Subsequent studies on chemical communication during courtship in urodelans identified three families of larger, uncleaved proteins as courtship pheromones in lungless salamanders (Plethodontidae). Interestingly, in addition to the family-specific Plethodontid Modulating Factor13,14,15,16,17 and Plethodontid Receptivity Factor18,19, these studies revealed protein precursors that are largely similar to sodefrin precursors and were termed Sodefrin Precursor-like Factors20 (SPF, Fig. 1). The sodefrin decapeptide and SPF protein pheromones are thus derived from the same gene family, here referred to as the SPF-family (see Fig. 1 for consistency in use of terminology in this paper). Behavioural tests with isolated SPF proteins in both lungless salamanders (Plethodontidae) and newts (Salamandridae) have demonstrated that they function as courtship pheromones that enhance female receptivity20,21. Recent studies on the expression and evolution of SPF-family transcripts in cloacal glands of Salamandridae showed that, compared to SPF transcripts, sodefrin transcripts contain an extra 62 basepair insertion (Fig. 1, insert indicated in black)22. This causes a frameshift in protein translation and generates a sequence (Fig. 1, indicated in dark and light green) from which the decapeptide pheromone can be cleaved (Fig. 1, indicated in dark green). The frameshift originated in an ancestral Cynops lineage, indicating that it is not present in other salamanders and that sodefrin and its variants are likely restricted to the Cynops lineage22. Because the newly generated sodefrin peptide has no sequence homology with existing salamander SPF protein pheromones, this decapeptide represents an interesting case of the birth of a new pheromone22.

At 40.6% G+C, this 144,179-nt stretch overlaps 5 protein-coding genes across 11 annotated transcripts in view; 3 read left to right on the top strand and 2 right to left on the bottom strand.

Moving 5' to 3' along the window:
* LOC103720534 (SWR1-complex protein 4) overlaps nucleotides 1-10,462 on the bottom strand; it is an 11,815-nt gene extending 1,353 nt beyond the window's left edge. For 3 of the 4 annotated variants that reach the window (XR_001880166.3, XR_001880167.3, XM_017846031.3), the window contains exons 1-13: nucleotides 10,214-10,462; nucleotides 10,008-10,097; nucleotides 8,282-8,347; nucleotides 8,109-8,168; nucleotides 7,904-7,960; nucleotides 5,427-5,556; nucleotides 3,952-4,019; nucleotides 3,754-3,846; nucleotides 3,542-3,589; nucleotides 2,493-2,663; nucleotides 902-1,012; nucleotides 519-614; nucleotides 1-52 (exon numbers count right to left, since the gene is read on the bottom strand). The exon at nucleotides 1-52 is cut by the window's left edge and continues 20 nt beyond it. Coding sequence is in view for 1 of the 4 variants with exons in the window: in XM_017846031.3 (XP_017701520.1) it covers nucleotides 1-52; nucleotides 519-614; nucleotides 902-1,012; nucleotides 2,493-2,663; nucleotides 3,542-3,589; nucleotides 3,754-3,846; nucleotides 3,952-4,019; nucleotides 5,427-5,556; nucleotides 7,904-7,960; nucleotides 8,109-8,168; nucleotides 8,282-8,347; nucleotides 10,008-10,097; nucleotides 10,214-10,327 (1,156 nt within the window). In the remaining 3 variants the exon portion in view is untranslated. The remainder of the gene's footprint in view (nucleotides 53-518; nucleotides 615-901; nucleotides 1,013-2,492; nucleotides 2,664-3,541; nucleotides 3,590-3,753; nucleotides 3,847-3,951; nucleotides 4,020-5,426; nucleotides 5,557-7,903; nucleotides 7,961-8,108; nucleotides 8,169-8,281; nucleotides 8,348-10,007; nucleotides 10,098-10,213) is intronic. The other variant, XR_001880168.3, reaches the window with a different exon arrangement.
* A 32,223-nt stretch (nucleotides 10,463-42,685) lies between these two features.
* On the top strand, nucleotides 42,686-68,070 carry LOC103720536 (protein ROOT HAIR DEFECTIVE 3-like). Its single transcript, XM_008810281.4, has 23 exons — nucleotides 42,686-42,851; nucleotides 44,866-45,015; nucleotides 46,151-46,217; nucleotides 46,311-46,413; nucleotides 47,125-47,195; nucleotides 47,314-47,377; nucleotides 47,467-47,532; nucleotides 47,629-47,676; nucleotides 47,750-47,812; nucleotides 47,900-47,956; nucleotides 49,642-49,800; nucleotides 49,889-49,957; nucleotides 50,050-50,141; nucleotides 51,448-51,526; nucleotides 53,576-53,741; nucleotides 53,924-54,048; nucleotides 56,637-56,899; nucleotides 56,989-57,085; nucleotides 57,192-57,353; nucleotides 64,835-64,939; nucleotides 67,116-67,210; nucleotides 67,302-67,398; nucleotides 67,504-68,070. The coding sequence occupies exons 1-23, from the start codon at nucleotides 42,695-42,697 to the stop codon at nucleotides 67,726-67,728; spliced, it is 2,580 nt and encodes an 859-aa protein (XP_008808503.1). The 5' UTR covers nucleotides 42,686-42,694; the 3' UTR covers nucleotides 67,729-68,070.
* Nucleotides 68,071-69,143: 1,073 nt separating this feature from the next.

Figure 1
figure1

Schematic comparison of sodefrin and SPF.

Sodefrin and SPF pheromones belong to the same gene family, here referred to as the SPF (pheromone) family and are homologues (indicated in purple) at the nucleotide level. The major difference is that sodefrin RNA transcripts contain a 62 base pair insert (indicated in black) that causes a translational frame shift at the C-terminal end of the protein (indicated in light + dark green). This leads to the origin of cleavage sites (indicated with green arrows) that allow generating the decapeptide sodefrin (indicated in dark green). SPF transcripts do not have such an insert and become expressed as full-length proteins. The pheromones that result from each precursor type therefore show no amino acid sequence similarity. SP = signal peptide.

The urodelan SPF pheromone family is a complex one in which gene duplications have been very common22. The first duplication, already in the Late Palaeozoic, denotes the onset of diversification and gave rise to two SPF lineages that were termed alpha and beta21,22. Today’s descendant alpha and beta transcripts encode protein pheromones that are still secreted by courting male palmate newts21. Although SPF transcripts have been PCR-amplified in the genus Cynops22,23, information on effective translation, precursor abundance and release of these proteins into the water during courtship is inexistent. As a consequence, it is currently unknown whether Cynops species actively use full length SPF pheromones next to sodefrin, or whether the decapeptide has replaced the function of SPF in this genus.